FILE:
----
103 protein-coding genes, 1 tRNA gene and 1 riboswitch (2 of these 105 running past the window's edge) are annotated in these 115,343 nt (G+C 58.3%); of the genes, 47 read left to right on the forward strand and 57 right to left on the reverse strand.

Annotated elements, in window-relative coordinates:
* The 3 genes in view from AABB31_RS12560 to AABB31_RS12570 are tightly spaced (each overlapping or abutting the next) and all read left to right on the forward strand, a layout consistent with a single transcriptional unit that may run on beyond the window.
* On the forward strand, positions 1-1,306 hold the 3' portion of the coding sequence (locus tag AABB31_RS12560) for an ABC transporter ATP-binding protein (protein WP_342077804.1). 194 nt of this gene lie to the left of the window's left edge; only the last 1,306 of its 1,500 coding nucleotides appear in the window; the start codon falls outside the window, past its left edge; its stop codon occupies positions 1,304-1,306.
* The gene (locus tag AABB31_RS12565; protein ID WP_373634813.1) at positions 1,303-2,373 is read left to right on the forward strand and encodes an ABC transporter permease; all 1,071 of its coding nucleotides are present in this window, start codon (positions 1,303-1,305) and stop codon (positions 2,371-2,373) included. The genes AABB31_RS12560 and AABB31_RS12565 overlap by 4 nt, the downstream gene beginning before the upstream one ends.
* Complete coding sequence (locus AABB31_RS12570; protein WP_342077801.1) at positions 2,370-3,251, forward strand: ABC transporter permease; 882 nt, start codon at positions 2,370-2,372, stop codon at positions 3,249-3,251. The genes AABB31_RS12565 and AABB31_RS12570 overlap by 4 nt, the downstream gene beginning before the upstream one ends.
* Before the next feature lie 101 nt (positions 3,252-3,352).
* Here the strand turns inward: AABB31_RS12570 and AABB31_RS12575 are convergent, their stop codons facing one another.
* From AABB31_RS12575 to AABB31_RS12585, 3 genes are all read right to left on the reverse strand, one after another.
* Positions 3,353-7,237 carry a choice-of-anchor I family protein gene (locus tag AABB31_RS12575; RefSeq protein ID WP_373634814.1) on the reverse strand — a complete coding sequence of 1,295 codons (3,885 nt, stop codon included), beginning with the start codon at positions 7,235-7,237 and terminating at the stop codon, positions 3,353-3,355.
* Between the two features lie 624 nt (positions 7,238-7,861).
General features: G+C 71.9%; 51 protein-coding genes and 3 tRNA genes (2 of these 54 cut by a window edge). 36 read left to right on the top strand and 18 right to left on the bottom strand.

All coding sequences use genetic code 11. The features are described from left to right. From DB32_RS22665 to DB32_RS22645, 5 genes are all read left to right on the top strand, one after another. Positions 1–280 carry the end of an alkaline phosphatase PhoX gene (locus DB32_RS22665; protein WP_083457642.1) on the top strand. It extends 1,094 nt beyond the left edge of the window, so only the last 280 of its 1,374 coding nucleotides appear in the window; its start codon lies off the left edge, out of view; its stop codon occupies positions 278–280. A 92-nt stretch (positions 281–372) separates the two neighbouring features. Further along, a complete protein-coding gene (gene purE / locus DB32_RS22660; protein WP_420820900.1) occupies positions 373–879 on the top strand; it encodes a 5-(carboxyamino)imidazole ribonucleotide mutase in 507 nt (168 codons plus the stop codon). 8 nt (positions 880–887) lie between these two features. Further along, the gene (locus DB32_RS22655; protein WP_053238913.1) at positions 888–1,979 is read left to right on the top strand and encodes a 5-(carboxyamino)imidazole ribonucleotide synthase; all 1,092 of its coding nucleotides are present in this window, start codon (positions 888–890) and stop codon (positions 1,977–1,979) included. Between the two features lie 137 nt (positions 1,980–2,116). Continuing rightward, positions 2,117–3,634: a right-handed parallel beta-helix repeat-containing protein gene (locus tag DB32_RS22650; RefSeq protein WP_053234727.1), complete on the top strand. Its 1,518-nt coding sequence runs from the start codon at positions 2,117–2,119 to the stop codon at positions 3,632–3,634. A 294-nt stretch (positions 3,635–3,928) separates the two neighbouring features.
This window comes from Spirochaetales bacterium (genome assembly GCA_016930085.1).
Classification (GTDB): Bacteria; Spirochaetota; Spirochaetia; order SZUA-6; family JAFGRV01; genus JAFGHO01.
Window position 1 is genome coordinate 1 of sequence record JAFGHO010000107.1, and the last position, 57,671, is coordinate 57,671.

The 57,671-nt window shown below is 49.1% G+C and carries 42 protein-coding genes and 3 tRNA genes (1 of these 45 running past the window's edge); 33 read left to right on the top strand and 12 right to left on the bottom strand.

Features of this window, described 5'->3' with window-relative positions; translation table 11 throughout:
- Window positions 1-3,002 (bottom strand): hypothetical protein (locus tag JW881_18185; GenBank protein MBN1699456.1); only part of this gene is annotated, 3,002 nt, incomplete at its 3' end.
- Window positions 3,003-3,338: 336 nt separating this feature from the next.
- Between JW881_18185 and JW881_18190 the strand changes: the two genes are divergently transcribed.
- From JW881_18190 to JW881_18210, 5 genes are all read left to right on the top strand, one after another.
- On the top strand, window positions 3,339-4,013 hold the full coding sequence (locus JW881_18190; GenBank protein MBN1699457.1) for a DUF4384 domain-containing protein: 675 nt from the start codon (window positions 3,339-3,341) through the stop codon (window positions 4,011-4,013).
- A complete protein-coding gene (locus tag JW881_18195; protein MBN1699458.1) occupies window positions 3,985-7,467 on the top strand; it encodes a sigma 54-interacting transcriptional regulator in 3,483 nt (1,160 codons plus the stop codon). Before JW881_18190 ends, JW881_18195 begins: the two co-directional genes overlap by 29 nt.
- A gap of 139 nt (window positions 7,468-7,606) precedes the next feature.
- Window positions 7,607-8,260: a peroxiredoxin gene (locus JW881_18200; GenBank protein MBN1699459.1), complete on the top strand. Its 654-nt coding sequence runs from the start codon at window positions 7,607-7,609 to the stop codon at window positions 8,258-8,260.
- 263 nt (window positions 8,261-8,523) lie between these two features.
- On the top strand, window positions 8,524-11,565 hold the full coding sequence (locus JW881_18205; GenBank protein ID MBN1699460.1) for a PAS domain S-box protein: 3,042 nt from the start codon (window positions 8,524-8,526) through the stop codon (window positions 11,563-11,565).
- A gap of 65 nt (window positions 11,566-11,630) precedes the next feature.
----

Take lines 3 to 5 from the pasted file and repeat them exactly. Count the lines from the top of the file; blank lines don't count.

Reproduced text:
* The 3 genes in view from AABB31_RS12560 to AABB31_RS12570 are tightly spaced (each overlapping or abutting the next) and all read left to right on the forward strand, a layout consistent with a single transcriptional unit that may run on beyond the window.
* On the forward strand, positions 1-1,306 hold the 3' portion of the coding sequence (locus tag AABB31_RS12560) for an ABC transporter ATP-binding protein (protein WP_342077804.1). 194 nt of this gene lie to the left of the window's left edge; only the last 1,306 of its 1,500 coding nucleotides appear in the window; the start codon falls outside the window, past its left edge; its stop codon occupies positions 1,304-1,306.
* The gene (locus tag AABB31_RS12565; protein ID WP_373634813.1) at positions 1,303-2,373 is read left to right on the forward strand and encodes an ABC transporter permease; all 1,071 of its coding nucleotides are present in this window, start codon (positions 1,303-1,305) and stop codon (positions 2,371-2,373) included. The genes AABB31_RS12560 and AABB31_RS12565 overlap by 4 nt, the downstream gene beginning before the upstream one ends.